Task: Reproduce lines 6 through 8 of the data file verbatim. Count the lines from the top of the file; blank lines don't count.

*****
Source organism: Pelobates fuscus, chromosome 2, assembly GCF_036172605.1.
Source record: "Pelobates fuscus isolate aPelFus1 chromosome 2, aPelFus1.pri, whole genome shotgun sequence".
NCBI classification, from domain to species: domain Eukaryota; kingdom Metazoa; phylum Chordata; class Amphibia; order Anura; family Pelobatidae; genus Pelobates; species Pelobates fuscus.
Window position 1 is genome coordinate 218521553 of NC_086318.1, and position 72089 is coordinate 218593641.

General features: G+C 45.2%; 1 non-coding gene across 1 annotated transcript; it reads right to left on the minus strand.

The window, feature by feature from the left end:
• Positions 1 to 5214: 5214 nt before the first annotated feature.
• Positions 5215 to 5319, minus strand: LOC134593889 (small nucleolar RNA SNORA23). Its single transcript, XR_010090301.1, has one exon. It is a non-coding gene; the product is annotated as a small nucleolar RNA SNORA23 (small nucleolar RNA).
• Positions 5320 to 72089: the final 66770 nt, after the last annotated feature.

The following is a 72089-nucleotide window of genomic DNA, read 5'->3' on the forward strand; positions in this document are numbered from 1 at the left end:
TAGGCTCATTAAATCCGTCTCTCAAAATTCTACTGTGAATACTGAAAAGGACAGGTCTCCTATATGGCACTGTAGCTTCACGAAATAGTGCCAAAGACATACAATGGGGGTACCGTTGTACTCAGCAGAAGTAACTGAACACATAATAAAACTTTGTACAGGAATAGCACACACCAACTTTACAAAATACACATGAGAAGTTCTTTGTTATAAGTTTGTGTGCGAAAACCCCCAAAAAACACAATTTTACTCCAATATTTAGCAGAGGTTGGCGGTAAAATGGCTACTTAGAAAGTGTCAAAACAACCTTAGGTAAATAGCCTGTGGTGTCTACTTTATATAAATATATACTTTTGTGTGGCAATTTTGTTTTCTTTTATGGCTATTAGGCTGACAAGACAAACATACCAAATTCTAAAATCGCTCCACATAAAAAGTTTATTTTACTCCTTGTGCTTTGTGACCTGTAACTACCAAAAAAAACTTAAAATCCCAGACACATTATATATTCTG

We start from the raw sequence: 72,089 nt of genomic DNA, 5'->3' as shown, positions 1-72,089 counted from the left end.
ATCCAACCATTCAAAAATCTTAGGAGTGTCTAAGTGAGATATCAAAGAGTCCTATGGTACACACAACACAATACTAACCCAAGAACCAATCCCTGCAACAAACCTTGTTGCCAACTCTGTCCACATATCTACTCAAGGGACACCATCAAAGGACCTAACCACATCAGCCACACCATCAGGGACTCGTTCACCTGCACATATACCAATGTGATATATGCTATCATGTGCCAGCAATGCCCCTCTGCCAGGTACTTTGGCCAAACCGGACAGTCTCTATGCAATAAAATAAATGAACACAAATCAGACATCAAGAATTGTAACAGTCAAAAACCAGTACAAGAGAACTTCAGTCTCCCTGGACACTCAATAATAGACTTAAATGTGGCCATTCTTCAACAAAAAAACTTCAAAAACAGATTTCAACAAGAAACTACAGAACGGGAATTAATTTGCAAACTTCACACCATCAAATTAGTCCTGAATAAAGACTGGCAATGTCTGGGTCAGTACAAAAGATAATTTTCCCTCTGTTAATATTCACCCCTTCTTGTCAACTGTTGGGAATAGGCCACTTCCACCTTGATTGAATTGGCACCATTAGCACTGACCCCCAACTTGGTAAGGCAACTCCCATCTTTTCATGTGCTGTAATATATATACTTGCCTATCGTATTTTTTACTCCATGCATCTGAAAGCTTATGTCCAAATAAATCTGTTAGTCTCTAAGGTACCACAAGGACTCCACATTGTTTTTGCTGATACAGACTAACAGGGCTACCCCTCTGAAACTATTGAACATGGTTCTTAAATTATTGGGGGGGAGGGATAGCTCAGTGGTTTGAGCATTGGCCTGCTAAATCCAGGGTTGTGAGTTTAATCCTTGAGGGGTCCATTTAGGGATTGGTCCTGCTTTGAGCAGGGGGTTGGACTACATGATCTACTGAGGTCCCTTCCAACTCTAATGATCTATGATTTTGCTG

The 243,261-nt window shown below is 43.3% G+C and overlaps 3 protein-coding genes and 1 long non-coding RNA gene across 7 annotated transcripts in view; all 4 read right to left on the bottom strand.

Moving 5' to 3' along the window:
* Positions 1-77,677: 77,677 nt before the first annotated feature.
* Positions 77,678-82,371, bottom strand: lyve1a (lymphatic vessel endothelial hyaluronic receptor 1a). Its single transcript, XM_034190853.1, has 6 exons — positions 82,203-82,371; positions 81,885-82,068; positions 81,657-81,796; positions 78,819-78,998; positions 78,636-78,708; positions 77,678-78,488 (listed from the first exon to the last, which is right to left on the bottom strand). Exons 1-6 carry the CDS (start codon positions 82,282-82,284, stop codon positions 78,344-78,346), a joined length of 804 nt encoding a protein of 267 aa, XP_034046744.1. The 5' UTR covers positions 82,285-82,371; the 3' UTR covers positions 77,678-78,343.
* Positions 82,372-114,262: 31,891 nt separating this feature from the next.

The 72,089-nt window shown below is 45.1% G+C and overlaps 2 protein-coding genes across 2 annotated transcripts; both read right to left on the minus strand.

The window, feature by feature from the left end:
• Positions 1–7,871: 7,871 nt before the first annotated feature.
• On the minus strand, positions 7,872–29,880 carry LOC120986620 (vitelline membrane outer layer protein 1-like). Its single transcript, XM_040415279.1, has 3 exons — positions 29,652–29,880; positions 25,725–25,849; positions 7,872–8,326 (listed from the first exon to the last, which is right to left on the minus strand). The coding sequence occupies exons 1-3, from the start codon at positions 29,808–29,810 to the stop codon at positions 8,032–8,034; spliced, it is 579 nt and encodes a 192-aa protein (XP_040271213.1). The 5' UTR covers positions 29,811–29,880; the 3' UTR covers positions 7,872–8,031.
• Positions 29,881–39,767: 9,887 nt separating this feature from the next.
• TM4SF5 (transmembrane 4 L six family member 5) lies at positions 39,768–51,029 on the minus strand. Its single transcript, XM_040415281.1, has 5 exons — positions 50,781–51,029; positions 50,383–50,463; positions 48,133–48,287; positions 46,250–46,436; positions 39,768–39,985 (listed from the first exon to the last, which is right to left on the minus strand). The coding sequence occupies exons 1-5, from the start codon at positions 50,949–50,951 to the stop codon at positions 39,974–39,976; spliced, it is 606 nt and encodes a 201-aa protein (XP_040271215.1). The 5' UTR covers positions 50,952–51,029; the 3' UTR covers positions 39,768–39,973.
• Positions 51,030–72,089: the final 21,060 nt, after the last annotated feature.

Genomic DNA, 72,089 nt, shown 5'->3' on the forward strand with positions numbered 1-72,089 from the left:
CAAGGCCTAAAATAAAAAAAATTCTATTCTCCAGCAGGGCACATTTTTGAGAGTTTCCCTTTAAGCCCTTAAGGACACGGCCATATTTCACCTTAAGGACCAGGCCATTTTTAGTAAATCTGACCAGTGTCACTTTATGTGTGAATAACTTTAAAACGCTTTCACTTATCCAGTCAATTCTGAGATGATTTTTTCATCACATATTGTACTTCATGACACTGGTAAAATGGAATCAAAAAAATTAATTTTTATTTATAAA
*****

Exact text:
The window, feature by feature from the left end:
• Positions 1 to 5214: 5214 nt before the first annotated feature.
• Positions 5215 to 5319, minus strand: LOC134593889 (small nucleolar RNA SNORA23). Its single transcript, XR_010090301.1, has one exon. It is a non-coding gene; the product is annotated as a small nucleolar RNA SNORA23 (small nucleolar RNA).